"How bad could it be?" With this simple question, Joe Queenan embarks on a nightmare journey through the depths of American pop culture, subjecting himself to Broadway musicals, Red Lobster Captains' Feasts, and John Tesh concerts: "With his shopworn, lounge-lizard stage gestures, eviscerated salsa compositions, and studied reveries, Tesh was a human Cuisinart of every hack musical stunt, effecting a strange synthesis of various mongrel styles where half the songs sounded like generic background music for promotional videos ... and the other half sounded like retreads of Mason Williams's sixties hit Classical Gas."
Queenan sets out to find music, movies, books, and TV that transcend awful, and the most remarkable thing about this book is that one never doubts for a moment that he actually subjected himself to all of the horrors he describes (including the literary efforts of Joan Collins). In an era where references to Burt Reynolds movies are used as hipster currency by people who have never endured Cannonball Run II, Queenan mocks nothing without experiencing it first. His odyssey throws up a few surprises--including the discovery that Barry Manilow is actually pretty good, and that most of the junk that clogs the arteries of popular culture never reaches the stratospheric level of badness achieved by someone like Michael Bolton. This leads Queenan to coin the term scheissenbedauern ("shit regret") to describe "the disappointment one feels when exposed to something that is not nearly as bad as one hoped it would be."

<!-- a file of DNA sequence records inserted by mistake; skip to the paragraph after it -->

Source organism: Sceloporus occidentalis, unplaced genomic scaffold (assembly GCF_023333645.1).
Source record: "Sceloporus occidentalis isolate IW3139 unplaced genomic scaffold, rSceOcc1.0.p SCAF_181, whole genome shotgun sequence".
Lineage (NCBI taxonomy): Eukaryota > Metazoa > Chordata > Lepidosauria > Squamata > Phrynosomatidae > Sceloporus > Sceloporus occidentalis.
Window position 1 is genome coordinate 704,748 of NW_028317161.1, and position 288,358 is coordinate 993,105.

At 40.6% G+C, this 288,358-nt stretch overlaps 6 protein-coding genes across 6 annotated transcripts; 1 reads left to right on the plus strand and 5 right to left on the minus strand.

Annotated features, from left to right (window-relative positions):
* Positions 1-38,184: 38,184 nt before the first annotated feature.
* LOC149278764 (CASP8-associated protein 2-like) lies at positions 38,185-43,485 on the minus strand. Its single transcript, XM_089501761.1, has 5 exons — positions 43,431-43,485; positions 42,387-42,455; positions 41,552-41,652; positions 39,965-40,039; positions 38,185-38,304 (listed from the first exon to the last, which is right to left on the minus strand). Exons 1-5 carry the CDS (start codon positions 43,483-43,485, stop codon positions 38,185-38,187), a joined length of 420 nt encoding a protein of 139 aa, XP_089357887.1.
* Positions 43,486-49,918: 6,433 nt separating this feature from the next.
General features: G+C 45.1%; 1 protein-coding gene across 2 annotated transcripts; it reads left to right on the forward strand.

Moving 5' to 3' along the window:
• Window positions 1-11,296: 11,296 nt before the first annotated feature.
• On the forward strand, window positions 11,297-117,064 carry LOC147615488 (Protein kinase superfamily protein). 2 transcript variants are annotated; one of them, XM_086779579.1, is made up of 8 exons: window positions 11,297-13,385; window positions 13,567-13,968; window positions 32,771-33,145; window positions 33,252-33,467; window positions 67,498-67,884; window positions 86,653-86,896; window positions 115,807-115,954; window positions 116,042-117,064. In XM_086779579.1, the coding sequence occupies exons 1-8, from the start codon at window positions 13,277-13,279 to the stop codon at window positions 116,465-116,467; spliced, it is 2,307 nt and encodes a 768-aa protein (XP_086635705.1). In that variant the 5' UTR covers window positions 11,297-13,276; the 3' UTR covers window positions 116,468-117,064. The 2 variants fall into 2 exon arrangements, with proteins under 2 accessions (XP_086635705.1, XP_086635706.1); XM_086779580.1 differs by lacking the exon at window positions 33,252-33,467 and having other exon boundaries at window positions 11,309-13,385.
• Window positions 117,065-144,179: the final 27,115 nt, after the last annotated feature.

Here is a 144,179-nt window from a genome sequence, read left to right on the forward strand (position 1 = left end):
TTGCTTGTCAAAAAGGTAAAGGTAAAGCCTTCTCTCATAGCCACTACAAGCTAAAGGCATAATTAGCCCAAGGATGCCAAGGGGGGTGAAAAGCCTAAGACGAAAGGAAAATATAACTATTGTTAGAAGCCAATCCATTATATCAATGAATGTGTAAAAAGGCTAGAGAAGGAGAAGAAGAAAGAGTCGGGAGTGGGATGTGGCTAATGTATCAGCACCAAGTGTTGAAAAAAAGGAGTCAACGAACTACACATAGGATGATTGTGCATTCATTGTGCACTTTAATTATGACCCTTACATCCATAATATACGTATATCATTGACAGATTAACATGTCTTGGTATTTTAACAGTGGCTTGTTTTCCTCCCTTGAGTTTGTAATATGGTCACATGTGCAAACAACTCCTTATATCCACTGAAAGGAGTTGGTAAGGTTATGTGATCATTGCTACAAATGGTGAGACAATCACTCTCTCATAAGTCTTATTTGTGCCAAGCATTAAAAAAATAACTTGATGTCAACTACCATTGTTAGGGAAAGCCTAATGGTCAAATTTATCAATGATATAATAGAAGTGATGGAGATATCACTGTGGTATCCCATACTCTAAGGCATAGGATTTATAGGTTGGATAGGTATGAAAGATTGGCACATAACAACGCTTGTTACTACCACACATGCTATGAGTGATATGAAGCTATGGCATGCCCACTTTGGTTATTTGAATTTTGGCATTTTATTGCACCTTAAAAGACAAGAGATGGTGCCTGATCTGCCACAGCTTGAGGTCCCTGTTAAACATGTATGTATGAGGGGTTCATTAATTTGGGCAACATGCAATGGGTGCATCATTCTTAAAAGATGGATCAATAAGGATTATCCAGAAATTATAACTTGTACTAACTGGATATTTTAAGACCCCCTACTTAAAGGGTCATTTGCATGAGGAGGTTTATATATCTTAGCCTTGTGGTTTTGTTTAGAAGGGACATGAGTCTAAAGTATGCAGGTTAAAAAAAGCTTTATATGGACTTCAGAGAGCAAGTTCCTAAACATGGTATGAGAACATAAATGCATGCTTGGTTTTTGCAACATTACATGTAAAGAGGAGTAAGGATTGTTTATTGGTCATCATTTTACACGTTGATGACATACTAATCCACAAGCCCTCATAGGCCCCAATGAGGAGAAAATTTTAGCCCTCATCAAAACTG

But generally, the answer to the question posed at the beginning of the book is "Really, really bad." Making fun of bad middlebrow entertainment may seem like a no-brainer, but when a writer as sharp as Queenan gets his claws into something like the collected works of Billy Joel, the results are hilarious. Like Jonathan Swift with a remote control, he gleefully shoots every fish in the pop-culture barrel. --Simon Leake